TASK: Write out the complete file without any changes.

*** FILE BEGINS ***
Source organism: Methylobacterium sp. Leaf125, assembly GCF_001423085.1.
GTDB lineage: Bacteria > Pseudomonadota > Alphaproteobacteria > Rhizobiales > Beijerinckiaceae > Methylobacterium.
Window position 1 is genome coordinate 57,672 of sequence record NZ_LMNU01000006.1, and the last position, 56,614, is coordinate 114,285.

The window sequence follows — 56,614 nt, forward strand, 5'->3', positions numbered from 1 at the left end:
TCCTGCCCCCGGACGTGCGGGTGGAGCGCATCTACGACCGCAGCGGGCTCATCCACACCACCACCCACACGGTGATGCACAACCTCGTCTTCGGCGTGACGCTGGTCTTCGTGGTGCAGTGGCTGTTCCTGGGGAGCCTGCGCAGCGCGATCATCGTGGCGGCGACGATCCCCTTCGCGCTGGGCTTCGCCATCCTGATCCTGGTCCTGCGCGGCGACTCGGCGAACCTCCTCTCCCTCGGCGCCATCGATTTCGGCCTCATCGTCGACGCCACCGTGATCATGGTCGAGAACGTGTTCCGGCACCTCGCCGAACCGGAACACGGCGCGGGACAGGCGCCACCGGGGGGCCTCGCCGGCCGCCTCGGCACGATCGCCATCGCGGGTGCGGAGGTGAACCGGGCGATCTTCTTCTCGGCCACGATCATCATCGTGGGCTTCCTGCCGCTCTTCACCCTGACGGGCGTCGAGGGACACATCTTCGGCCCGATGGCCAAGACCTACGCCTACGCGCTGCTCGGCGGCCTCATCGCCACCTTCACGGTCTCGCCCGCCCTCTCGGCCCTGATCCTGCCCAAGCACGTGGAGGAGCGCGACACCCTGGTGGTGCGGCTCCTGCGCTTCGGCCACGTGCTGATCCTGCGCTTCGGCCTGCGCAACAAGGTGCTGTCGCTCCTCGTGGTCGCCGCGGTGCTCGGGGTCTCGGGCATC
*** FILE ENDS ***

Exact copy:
Source organism: Methylobacterium sp. Leaf125, assembly GCF_001423085.1.
GTDB lineage: Bacteria > Pseudomonadota > Alphaproteobacteria > Rhizobiales > Beijerinckiaceae > Methylobacterium.
Window position 1 is genome coordinate 57,672 of sequence record NZ_LMNU01000006.1, and the last position, 56,614, is coordinate 114,285.

The window sequence follows — 56,614 nt, forward strand, 5'->3', positions numbered from 1 at the left end:
TCCTGCCCCCGGACGTGCGGGTGGAGCGCATCTACGACCGCAGCGGGCTCATCCACACCACCACCCACACGGTGATGCACAACCTCGTCTTCGGCGTGACGCTGGTCTTCGTGGTGCAGTGGCTGTTCCTGGGGAGCCTGCGCAGCGCGATCATCGTGGCGGCGACGATCCCCTTCGCGCTGGGCTTCGCCATCCTGATCCTGGTCCTGCGCGGCGACTCGGCGAACCTCCTCTCCCTCGGCGCCATCGATTTCGGCCTCATCGTCGACGCCACCGTGATCATGGTCGAGAACGTGTTCCGGCACCTCGCCGAACCGGAACACGGCGCGGGACAGGCGCCACCGGGGGGCCTCGCCGGCCGCCTCGGCACGATCGCCATCGCGGGTGCGGAGGTGAACCGGGCGATCTTCTTCTCGGCCACGATCATCATCGTGGGCTTCCTGCCGCTCTTCACCCTGACGGGCGTCGAGGGACACATCTTCGGCCCGATGGCCAAGACCTACGCCTACGCGCTGCTCGGCGGCCTCATCGCCACCTTCACGGTCTCGCCCGCCCTCTCGGCCCTGATCCTGCCCAAGCACGTGGAGGAGCGCGACACCCTGGTGGTGCGGCTCCTGCGCTTCGGCCACGTGCTGATCCTGCGCTTCGGCCTGCGCAACAAGGTGCTGTCGCTCCTCGTGGTCGCCGCGGTGCTCGGGGTCTCGGGCATC